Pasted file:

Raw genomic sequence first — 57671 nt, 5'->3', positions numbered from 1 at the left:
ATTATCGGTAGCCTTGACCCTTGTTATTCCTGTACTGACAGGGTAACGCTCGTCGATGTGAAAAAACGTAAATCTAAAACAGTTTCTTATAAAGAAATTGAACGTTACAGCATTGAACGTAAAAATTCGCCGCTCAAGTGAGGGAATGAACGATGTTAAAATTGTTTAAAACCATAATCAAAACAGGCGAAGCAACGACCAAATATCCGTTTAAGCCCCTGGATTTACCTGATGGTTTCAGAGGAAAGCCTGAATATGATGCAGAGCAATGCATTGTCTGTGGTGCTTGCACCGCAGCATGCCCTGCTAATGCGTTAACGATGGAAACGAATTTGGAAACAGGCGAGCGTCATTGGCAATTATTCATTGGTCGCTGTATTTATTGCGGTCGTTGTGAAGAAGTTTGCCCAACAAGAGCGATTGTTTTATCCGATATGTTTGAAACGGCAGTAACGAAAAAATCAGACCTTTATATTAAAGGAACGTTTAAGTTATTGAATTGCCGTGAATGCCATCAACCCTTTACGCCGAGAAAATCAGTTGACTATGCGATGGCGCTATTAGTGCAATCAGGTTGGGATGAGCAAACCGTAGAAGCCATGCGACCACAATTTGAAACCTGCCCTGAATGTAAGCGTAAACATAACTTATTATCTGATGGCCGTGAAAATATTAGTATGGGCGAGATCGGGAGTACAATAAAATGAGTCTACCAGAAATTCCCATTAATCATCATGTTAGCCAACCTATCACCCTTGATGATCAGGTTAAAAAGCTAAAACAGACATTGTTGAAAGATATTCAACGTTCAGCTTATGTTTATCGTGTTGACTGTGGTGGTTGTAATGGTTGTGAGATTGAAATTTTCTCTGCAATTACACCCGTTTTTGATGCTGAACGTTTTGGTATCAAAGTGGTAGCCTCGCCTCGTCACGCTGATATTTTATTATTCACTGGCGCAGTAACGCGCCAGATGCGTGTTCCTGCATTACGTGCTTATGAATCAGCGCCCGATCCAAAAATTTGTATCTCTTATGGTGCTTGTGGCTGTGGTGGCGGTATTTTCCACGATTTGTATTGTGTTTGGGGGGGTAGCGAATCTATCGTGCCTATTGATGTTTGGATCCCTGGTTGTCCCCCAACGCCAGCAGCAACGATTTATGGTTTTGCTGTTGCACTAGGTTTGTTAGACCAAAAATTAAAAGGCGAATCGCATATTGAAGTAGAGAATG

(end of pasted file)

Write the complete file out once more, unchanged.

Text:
Raw genomic sequence first — 57671 nt, 5'->3', positions numbered from 1 at the left:
ATTATCGGTAGCCTTGACCCTTGTTATTCCTGTACTGACAGGGTAACGCTCGTCGATGTGAAAAAACGTAAATCTAAAACAGTTTCTTATAAAGAAATTGAACGTTACAGCATTGAACGTAAAAATTCGCCGCTCAAGTGAGGGAATGAACGATGTTAAAATTGTTTAAAACCATAATCAAAACAGGCGAAGCAACGACCAAATATCCGTTTAAGCCCCTGGATTTACCTGATGGTTTCAGAGGAAAGCCTGAATATGATGCAGAGCAATGCATTGTCTGTGGTGCTTGCACCGCAGCATGCCCTGCTAATGCGTTAACGATGGAAACGAATTTGGAAACAGGCGAGCGTCATTGGCAATTATTCATTGGTCGCTGTATTTATTGCGGTCGTTGTGAAGAAGTTTGCCCAACAAGAGCGATTGTTTTATCCGATATGTTTGAAACGGCAGTAACGAAAAAATCAGACCTTTATATTAAAGGAACGTTTAAGTTATTGAATTGCCGTGAATGCCATCAACCCTTTACGCCGAGAAAATCAGTTGACTATGCGATGGCGCTATTAGTGCAATCAGGTTGGGATGAGCAAACCGTAGAAGCCATGCGACCACAATTTGAAACCTGCCCTGAATGTAAGCGTAAACATAACTTATTATCTGATGGCCGTGAAAATATTAGTATGGGCGAGATCGGGAGTACAATAAAATGAGTCTACCAGAAATTCCCATTAATCATCATGTTAGCCAACCTATCACCCTTGATGATCAGGTTAAAAAGCTAAAACAGACATTGTTGAAAGATATTCAACGTTCAGCTTATGTTTATCGTGTTGACTGTGGTGGTTGTAATGGTTGTGAGATTGAAATTTTCTCTGCAATTACACCCGTTTTTGATGCTGAACGTTTTGGTATCAAAGTGGTAGCCTCGCCTCGTCACGCTGATATTTTATTATTCACTGGCGCAGTAACGCGCCAGATGCGTGTTCCTGCATTACGTGCTTATGAATCAGCGCCCGATCCAAAAATTTGTATCTCTTATGGTGCTTGTGGCTGTGGTGGCGGTATTTTCCACGATTTGTATTGTGTTTGGGGGGGTAGCGAATCTATCGTGCCTATTGATGTTTGGATCCCTGGTTGTCCCCCAACGCCAGCAGCAACGATTTATGGTTTTGCTGTTGCACTAGGTTTGTTAGACCAAAAATTAAAAGGCGAATCGCATATTGAAGTAGAGAATG